Filed Under:Claims, Catastrophe & Restoration

The Disasters Keep On Coming

Preparing for the Unexpected

This may be a very good decade to be a catastrophe adjuster. At least, such men and women will apparently be fully employed. Claims ranging from the Deepwater Horizon oil spill in 2010 to the blizzards this past winter and the tornadoes in the spring—estimated at an insured loss of $2.5 billion—and the flooding in the Red River and Lower Mississippi basin, from Missouri to Louisiana, loss, insured, and otherwise, will cause gray hair in the underwriting departments and fatter wallets in the independent claims industry.

Who would have dreamt the mess Mother Nature would inflict in this year’s annual tizzy? Drought in the West, tsunamis in California, wildfires in Texas, floods in the North and South, and powerful windstorms, accompanied by vicious hail, from Oklahoma to New York.

Of course, there is always the issue of like kind and quality. I told the class about how I had once caught the famous news broadcaster, the late Paul Harvey, in a conflict of interest. He had two sponsors one day for his radio show: Allstate and General Motors (GM) Genuine Parts. Allstate, I knew, was an active participant in the I-CAR program, which had much to say about using after-market parts in body repairs to save money, arguing that these parts, usually foreign-manufactured as opposed to used parts from a junk yard, were of “like kind and quality.” I am sure the folks at GM Genuine Parts, however, would have strongly disagreed. Just what does “like kind and quality” mean? More than one court has had its say, and in a few, the conclusion was “diminished value,” now claimable in several states.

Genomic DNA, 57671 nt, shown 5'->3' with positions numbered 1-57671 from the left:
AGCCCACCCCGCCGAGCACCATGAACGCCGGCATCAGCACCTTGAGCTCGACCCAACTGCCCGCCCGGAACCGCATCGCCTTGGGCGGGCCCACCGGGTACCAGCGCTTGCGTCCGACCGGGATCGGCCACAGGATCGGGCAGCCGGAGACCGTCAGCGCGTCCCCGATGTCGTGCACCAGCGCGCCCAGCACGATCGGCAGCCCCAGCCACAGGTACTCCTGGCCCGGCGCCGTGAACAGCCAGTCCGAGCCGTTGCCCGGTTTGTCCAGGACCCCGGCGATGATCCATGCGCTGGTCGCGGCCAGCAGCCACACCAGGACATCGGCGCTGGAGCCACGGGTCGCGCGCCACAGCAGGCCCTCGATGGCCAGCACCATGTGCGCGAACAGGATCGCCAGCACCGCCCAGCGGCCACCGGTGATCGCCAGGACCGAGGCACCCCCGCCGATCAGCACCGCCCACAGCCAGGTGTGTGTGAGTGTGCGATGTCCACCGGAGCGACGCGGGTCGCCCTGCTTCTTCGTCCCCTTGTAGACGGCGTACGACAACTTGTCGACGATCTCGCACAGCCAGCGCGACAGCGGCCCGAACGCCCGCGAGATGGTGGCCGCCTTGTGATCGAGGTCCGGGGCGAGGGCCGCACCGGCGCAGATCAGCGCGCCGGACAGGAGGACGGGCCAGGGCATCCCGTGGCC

Coverage is Key

Nothing in the field of claims is static. Change is constant in statutes, contracts, court decisions, and especially coverage. The ISO is a business, and its business is making changes to policies to make them more accurate. I had told my class about a situation where an insured’s water pipe had broken while he was out of town for the weekend. The water spilled into his home the few days he was away, and he came home to find his basement flooded. Then, a few weeks later, he received the water bill—several thousand dollars for all that water. But wasn’t the water his “personal property” under the homeowners form? He could not use the water—it was damaged by the leak, a covered peril. So, wouldn’t the water bill be part of the damages?

The Final Step: Disposition of Damages

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